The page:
“Hormonal IUDs are excellent forms of contraception,” Dr. Dweck says. “They’re reversible and the user doesn’t have to remember to take a daily pill. They are effective for up to five years. They can also help control cramps and a heavy flow. Irregular bleeding is common for the first three to six months, and women with hormonal IUDs should still use condoms if they have multiple partners. Another thing to consider is that the hormonal IUD requires insertion by a doctor.”

The Copper IUD

Another type of IUD is the copper IUD, aka ParaGard. Unlike Mirena, ParaGard doesn’t release hormones directly into the uterus — instead, the copper wire that’s coiled around it prevents pregnancy by creating an inflammatory reaction that’s toxic to sperm and eggs. The device can stay in place for up to a decade and it’s also considered to be about 99 percent effective (with pretty much no wiggle room for user error). 

“The copper IUD — ParaGuard — is effective for up to 10 years, is an excellent form of reversible contraception and it can be used for post-coital contraception,” Dweck says. “Cycles remain regular while using it, and it’s a great option for those who can’t or won’t take hormones. It can, however, cause heavier, crampier flows and it requires insertion by a healthcare provider.”

Contraceptive Injection

Formally known as medroxyprogesterone acetate, the contraceptive injection is marketed under the brand name Depo-Provera. The medication is administered by a doctor through a shot every three months and it works by suppressing ovulation and thickening the cervical mucus to keep sperm out. It can be a good option for some women because it doesn’t require daily action and it can sometimes tame heavy bleeding, but it may also increase the risk of certain side effects for some. 

“The shot — Depo Provera — is highly effective, but requires administration every three months and may cause a temporary loss of menses,” Dweck says. “Many women who use it complain of weight gain.”

The Ring

Until recently, NuvaRing was the only hormonal birth control device that came packaged as a transparent, flexible plastic ring that could be inserted into the vagina, then removed during menstruation. “The ring is inserted vaginally by the patient,” Dweck says. “It’s effective, can regulate menstrual flow, and it won’t interfere with intercourse. It can cause a light vaginal discharge and while there’s a ‘yuck factor’ for some women, many others love it.”

NuvaRing is no longer the only ring option available — last August, the U.S. Food and Drug Administration (FDA) approved a new product called Annovera, the first vaginal ring contraceptive that can be used for an entire year. Unlike NuvaRing, which has to be discarded after three weeks and replaced with a new one after menstruation, Annovera is designed to be washed and stored in a compact case for the seven days out of each month that it’s not in use, and then reused each month for a year.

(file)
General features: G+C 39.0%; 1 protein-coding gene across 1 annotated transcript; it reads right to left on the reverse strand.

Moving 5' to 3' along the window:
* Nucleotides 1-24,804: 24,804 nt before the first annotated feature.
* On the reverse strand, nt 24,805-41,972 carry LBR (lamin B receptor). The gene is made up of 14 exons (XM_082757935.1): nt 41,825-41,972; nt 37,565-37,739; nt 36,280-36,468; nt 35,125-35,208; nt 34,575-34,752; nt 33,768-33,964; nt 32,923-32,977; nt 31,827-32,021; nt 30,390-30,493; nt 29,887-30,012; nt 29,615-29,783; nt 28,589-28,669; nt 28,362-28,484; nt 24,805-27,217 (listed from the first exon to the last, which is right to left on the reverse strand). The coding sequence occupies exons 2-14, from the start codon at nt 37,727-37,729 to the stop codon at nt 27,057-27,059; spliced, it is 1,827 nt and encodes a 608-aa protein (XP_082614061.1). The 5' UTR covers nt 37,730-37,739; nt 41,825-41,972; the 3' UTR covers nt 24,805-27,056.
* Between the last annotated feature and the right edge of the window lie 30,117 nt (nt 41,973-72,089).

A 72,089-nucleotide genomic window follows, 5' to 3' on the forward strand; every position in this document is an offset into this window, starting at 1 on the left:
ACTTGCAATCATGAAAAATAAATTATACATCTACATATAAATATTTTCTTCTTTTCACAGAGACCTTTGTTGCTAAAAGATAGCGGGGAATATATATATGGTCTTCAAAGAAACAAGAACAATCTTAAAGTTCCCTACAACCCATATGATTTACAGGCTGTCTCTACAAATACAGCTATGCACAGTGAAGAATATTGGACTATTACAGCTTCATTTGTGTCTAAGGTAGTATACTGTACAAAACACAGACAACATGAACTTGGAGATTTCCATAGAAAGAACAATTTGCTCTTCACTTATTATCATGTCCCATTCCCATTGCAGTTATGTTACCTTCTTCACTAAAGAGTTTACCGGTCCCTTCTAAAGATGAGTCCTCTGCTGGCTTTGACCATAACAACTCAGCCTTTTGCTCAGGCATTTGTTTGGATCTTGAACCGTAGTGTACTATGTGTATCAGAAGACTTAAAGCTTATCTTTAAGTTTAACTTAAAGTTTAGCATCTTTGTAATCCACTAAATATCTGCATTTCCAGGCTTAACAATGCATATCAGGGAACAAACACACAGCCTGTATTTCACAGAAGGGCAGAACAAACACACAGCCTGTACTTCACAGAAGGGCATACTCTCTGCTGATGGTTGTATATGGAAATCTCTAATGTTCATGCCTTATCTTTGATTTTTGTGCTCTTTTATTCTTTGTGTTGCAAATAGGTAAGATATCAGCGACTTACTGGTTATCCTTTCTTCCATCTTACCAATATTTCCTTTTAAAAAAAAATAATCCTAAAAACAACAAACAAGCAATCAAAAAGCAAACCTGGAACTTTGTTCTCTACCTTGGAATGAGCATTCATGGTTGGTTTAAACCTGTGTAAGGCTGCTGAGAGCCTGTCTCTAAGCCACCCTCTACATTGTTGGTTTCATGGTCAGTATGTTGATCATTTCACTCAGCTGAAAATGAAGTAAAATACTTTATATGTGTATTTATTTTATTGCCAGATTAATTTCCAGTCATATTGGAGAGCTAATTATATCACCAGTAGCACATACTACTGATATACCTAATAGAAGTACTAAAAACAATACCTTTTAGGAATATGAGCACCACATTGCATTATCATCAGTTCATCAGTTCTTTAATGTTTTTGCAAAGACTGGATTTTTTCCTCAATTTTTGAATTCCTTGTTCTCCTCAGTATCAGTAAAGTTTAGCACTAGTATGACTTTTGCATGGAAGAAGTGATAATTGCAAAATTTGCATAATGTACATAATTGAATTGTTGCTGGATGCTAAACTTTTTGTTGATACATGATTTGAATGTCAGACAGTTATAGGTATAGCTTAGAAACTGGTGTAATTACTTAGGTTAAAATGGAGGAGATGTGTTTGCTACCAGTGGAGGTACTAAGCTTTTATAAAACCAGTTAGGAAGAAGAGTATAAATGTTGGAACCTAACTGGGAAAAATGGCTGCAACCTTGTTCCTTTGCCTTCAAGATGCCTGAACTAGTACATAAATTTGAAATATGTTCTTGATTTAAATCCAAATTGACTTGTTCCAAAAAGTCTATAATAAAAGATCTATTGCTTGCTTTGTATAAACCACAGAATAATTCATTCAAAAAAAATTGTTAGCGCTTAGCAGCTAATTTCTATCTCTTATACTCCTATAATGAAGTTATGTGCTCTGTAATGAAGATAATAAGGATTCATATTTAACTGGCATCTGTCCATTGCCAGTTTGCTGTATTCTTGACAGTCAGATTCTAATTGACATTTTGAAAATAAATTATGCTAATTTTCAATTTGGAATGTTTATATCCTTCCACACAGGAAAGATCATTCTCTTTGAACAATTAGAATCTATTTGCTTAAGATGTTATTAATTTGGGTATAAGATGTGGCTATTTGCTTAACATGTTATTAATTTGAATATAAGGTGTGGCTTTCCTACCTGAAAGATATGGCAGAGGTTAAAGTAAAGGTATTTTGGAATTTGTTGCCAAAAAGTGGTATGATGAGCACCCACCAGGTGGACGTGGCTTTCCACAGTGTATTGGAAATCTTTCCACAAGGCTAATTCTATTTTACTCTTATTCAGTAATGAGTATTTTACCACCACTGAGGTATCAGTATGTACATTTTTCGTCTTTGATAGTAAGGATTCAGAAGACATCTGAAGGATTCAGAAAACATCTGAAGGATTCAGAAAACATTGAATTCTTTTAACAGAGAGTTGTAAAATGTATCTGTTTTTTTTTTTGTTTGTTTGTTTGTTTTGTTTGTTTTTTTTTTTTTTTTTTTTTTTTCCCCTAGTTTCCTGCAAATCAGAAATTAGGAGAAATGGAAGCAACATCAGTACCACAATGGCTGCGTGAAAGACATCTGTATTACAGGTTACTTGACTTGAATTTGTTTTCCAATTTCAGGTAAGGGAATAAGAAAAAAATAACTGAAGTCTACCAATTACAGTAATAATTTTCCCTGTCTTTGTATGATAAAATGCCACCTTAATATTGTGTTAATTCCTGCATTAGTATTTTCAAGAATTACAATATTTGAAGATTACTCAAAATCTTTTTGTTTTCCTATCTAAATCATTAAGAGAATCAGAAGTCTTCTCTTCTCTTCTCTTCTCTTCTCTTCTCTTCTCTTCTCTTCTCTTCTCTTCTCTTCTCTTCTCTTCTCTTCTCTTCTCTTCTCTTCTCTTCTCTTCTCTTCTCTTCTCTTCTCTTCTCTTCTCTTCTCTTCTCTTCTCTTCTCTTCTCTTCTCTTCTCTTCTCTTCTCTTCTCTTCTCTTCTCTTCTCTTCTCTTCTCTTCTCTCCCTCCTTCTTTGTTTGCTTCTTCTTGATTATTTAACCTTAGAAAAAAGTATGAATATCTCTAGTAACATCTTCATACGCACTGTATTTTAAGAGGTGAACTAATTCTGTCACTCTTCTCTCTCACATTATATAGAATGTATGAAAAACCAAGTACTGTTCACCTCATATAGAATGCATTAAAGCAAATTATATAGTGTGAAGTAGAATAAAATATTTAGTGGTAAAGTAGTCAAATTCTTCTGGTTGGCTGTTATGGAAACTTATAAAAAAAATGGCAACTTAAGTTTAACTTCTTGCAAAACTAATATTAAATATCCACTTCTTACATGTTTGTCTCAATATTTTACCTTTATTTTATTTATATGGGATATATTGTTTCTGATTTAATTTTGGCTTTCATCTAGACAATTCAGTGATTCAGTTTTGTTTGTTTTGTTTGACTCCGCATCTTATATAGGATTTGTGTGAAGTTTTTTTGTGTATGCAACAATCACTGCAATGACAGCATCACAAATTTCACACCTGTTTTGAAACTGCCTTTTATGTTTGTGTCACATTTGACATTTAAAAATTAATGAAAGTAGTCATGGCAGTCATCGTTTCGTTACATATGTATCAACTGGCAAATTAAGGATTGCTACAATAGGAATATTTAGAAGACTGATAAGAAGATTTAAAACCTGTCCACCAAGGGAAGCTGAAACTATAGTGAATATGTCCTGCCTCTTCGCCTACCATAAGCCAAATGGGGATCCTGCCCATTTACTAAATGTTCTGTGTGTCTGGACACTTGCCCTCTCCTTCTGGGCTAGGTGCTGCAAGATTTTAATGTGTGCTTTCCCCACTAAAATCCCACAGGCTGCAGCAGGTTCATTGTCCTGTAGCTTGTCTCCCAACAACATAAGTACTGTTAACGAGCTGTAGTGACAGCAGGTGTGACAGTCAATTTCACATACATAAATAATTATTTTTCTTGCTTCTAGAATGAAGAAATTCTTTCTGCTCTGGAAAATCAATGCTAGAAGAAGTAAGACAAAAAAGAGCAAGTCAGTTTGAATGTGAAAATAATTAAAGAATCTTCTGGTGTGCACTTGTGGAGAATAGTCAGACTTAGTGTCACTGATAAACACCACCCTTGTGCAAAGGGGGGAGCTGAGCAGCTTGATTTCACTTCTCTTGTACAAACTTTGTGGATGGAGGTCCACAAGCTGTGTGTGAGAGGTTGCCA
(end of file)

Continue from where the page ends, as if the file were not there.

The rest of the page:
“Annovera is a great option for women who love their bleeding patterns on their birth control pill — lighter, shorter, predictable periods — but who don’t like (or don’t remember) to take a pill every day,” White says.

Condoms and Other Barrier Methods

When used correctly every time, male condoms, female condoms, and other barrier methods can do more than prevent pregnancy — they can also reduce the risk of sexually transmitted infections (STIs), including HIV. If used perfectly, male condoms can be 98 percent effective at reducing pregnancy and female condoms are 95 percent effective (both figures drop significantly if the methods aren’t used perfectly). 

“Condoms and other barrier methods are the old standby,” Dweck says. “They protect against STIs and are 85% effective with perfect use. Just avoid products with the spermicide, Nonoxynol-9, this can be caustic for some and actually increase the risk of STIs.”

The Rhythm Method

Some women opt out of all the options above and prefer to track their menstrual cycles in order to predict when they’ll ovulate — and then act accordingly, depending on whether they’re trying to have a baby or not. There’s no real direct risk of following the rhythm method…other than the fact that it isn’t a sure thing for all people. According to the Mayo Clinic, “as many as 24 out of 100 women who use natural family planning for birth control become pregnant the first year.” Add to that the fact that this method doesn’t protect against STIs. 

“The rhythm method, otherwise known as ‘natural family planning’ involves watching the cycle for the fertile times of the month to avoid pregnancy or to get pregnant,” Dweck says. “It’s very effective for those with reliable and regular cycles, and there’s an app for that.”

Tubal Ligation

If you’ve ever heard someone talk about having their “tubes tied,” this is what they were talking about. Tubal ligation involves cutting, tying, or blocking the fallopian tubes to permanently prevent pregnancy. The procedure doesn’t affect menstruation, but it can come with some serious risks since it is an abdominal surgery. 

“Tubal ligation is considered permanent, though it’s technically reversible,” Dweck says. “It requires anesthesia and there’s a risk of infection or bleeding, but that’s rare.” The potential risks also include damage to the bowel, bladder, or major blood vessels, infection, and more. Since tubal ligation is considered permanent (not all attempts at reversal are successful), you’ll want to dedicate a lot of thought to this one and talk it over at length with your doctor. 

Whichever method you and your doctor decide is right for you, remember that birth control isn’t just about preventing pregnancy — it’s about finding a sustainable practice that supports your lifestyle and keeps your health a top priority.